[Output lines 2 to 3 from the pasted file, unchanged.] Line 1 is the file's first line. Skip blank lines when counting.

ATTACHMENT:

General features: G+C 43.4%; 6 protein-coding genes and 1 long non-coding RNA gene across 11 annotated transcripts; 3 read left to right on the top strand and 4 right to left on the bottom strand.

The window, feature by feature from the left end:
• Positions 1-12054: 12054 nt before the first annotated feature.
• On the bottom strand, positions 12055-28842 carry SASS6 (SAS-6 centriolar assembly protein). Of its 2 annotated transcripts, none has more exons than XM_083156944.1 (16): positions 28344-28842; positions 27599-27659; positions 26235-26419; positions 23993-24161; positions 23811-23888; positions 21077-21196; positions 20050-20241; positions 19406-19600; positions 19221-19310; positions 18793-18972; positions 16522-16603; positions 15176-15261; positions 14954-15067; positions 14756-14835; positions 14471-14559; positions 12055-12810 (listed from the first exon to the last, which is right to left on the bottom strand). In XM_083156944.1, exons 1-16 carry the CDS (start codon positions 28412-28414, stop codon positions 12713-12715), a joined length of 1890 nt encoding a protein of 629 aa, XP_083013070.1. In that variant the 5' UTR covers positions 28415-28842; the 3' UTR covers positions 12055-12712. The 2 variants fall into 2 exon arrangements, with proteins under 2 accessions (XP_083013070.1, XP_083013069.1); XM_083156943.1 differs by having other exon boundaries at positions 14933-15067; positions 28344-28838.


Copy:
The window, feature by feature from the left end:
• Positions 1-12054: 12054 nt before the first annotated feature.